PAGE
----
"Redbird," set aboard an obsolescent New York subway train, offers more inspired, often funny tales of the unexpected from Clay McLeod Chapman in collaboration with the Studio 42 company.
By JOSHUA TANZER
It may not have this effect on you, but the New York subway makes Clay McLeod Chapman think of sex. And saints. And death.
The author of the various Pumpkin Pie Shows (see here and here), cleverly crafted vignettes of the macabre, Chapman sets his latest collection aboard the Redbirds, the recently retired, red-painted workhorses of the New York City subways. If you ever rode the 1, 2, 3, 7 or 9 lines anything over a year ago, you were on one.
|Company: Studio 42.|
Written by: Clay McLeod Chapman.
Directed by: Isaac Butler.
Cast: Hannah Bos, Abe Goldfarb, Bradford Louryk, Alexa Scott-Flaherty, Paul Thureen, Phoebe Ventouras.
Set design by: Andrew Thompson.
Costumes by: Greg Climer.
Related links: Official site | Clay McLeod Chapman
|Culture Project / 45 Bleecker|
45 Bleecker St. at Lafayette
March 20 - April 5, 2003
Unlike many of his earlier works, which can easily take 20 minutes to patiently and elegantly unfurl, quite a few of the "Redbird" pieces are quick hits light and funny though less ambitious than usual. Still, there were plenty of laughs is "Theme Park" about the little girl who thinks she's on an amusement ride and looks for Mickey and Minnie among the local rodents; "The First Car" about a woman who gets rudely groped without realizing she's gotten on the most erotic car in the whole MTA; and "Subway Succubus" about a sinister black-robed cult that seizes a virginal maiden, waits for a train to come screeching down the track, and then heaves the sacrificial victim right into it.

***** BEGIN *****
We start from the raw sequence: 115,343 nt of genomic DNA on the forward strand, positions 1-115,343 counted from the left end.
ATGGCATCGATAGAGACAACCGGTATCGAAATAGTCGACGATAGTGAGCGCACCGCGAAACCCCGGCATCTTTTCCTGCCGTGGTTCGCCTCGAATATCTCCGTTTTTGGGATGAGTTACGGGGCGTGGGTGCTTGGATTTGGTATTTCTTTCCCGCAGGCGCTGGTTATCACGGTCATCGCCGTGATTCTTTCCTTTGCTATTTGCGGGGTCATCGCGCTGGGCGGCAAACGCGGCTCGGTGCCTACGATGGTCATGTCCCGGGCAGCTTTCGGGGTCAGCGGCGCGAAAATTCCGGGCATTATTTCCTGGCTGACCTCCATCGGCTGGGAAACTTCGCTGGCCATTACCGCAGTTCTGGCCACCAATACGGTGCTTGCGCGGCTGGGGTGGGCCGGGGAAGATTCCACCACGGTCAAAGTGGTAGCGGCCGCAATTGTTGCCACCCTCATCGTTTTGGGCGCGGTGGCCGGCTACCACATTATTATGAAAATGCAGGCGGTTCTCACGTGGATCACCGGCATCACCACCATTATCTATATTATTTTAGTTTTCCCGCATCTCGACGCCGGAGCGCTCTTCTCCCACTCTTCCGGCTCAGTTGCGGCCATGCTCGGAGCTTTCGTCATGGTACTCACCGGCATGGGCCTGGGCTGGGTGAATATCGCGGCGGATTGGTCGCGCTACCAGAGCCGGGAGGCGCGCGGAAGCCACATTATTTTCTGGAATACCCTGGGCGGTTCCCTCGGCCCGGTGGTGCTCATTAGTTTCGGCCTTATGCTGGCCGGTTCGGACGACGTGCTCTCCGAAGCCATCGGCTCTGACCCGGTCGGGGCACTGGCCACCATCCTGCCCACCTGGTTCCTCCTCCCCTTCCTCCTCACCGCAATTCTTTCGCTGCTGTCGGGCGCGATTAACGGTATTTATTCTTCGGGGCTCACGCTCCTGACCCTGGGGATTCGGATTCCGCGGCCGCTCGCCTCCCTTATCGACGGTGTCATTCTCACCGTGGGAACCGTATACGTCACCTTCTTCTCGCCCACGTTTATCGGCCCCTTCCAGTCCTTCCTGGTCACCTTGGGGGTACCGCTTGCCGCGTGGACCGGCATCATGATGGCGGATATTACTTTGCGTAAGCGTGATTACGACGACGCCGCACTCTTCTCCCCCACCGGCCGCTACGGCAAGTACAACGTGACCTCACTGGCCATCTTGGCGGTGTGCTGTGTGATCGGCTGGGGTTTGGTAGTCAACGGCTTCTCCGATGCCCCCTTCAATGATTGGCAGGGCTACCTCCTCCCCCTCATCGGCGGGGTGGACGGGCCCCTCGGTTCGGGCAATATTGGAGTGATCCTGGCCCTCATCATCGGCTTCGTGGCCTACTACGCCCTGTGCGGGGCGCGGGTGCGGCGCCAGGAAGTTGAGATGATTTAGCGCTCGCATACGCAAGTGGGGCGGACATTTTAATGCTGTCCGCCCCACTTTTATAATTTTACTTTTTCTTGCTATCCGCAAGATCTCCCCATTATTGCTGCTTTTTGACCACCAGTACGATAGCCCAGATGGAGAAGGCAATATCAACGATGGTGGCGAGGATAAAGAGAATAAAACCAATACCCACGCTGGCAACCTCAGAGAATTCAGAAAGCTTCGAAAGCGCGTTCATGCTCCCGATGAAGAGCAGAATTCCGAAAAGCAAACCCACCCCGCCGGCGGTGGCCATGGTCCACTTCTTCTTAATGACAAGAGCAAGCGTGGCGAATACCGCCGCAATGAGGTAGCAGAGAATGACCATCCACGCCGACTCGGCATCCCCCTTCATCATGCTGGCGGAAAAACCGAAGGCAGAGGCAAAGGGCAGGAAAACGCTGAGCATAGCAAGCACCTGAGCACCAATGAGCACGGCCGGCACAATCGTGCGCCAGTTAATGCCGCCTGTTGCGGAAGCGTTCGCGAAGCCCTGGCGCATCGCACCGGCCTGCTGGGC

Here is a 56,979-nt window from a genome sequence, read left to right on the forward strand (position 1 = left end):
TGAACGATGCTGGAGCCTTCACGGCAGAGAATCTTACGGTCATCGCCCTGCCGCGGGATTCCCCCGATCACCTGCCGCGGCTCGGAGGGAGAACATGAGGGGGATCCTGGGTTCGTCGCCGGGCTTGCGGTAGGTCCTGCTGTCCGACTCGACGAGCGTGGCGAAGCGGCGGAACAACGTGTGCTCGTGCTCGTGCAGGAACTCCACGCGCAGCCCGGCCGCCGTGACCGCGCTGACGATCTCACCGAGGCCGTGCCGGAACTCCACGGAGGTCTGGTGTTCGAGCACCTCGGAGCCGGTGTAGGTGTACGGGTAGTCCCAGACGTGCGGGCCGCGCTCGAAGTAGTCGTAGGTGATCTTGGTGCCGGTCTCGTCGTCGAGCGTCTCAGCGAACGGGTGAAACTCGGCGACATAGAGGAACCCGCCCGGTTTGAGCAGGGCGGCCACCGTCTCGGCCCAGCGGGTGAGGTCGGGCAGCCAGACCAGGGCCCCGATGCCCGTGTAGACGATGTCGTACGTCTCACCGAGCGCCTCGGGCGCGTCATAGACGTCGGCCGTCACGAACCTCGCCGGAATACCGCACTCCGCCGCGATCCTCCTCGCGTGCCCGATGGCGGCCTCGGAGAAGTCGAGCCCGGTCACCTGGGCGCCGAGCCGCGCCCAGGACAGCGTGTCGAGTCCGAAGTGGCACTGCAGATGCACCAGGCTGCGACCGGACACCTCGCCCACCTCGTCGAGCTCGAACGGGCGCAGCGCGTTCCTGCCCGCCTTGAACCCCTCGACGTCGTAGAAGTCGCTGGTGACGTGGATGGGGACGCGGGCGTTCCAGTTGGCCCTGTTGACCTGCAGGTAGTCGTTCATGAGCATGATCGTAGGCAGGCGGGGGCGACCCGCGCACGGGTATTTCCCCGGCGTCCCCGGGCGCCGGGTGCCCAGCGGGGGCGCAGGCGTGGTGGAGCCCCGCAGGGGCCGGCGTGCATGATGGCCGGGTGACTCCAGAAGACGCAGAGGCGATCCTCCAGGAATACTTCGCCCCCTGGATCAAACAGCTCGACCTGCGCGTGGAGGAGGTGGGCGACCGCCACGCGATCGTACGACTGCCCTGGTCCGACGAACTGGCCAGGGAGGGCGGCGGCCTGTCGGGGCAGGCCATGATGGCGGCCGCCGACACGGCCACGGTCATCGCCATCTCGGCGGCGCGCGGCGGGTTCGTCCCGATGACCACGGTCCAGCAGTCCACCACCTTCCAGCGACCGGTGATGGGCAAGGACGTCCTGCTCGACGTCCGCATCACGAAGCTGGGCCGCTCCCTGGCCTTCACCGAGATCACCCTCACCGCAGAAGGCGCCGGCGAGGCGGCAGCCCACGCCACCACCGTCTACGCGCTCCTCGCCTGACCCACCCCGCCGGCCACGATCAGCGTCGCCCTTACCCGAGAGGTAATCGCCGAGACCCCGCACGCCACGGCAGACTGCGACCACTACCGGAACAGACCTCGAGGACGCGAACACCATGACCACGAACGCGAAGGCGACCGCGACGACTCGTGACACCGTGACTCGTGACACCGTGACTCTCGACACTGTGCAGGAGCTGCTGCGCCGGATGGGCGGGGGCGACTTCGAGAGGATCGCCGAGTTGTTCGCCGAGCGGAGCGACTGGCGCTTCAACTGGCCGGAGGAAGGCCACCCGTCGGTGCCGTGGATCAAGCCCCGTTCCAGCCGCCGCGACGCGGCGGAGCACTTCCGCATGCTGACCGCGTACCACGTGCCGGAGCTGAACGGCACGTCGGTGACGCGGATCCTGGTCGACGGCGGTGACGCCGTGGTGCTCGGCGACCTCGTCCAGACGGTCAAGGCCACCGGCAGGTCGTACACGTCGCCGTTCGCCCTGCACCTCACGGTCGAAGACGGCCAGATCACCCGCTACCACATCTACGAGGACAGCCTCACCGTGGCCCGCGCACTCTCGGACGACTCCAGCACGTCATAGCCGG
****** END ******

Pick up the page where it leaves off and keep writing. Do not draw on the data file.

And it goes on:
One vignette that was clearly not developed to its full potential but still struck a chord for me was "Conversation," about a man who tries to chat up an attractive woman who buries her head in a magazine, pretending not to notice him. Why, the play seems to ask, can you talk to strangers on a barstool or a park bench or the bus but never on the subway? I'd like to know that myself. Maybe it's the added sense of confinement that you get underground people feel a little more at risk. Whatever the reason, their already-amusing one-sided conversation is nudged right over the top by a hilarious and surreal twist involving broccoli.|
Another very funny episode is "Ahab's Red Rail" in which a crusty ship captain (Abe Goldfarb) recounts his tangles with the elusive and dangerous train.
A few pieces stand out as fully developed and emotionally satisfying. Among them, "Downsizing" is an example of what Chapman does best uses a character's words to slowly paint the entire picture around him until you can almost see it in the blackness. A man (Paul Thureen) sits in a chair, his head cocked unnaturally to the side, a telephone headset to his ear, talking with his family. The man is not in the subway as such, at least not intentionally, but as the scene fills itself in we begin to understand what he's doing underground, in his chair, at his desk, on his phone. We begin to visualize the collapsed debris around him, and his talk with his wife and son acquire a special poignancy.
Similar in mood is the ethereal piece called "Redbird" which closes the show. A primly dressed old-timer (Phoebe Ventouras) sits alone under a blue glow in the decommisioned train car, doing needlepoint and reminiscing. Apparently she neglected to get off the train on its last day, wound up riding along on the Redbird's final journey, and never left. With a hint of the supernatural, the monologue paints a melancholy picture of an era that's passing, and it's not just a matter of train cars. The metal walls echo with the memories of the great wars and a vanishing way of life and lost traditions.|
The Studio 42 company, not Chapman's usual troupe, helped collectively develop the plays in "Redbird," and the results are engaging. All six actors (Hannah Bos, Bradford Louryk and Alexa Scott-Flaherty, in addition to those above) turn in fine performances, and most of these short pieces deserve their place in the ever-growing Chapman oeuvre.
|MARCH 28, 2003|
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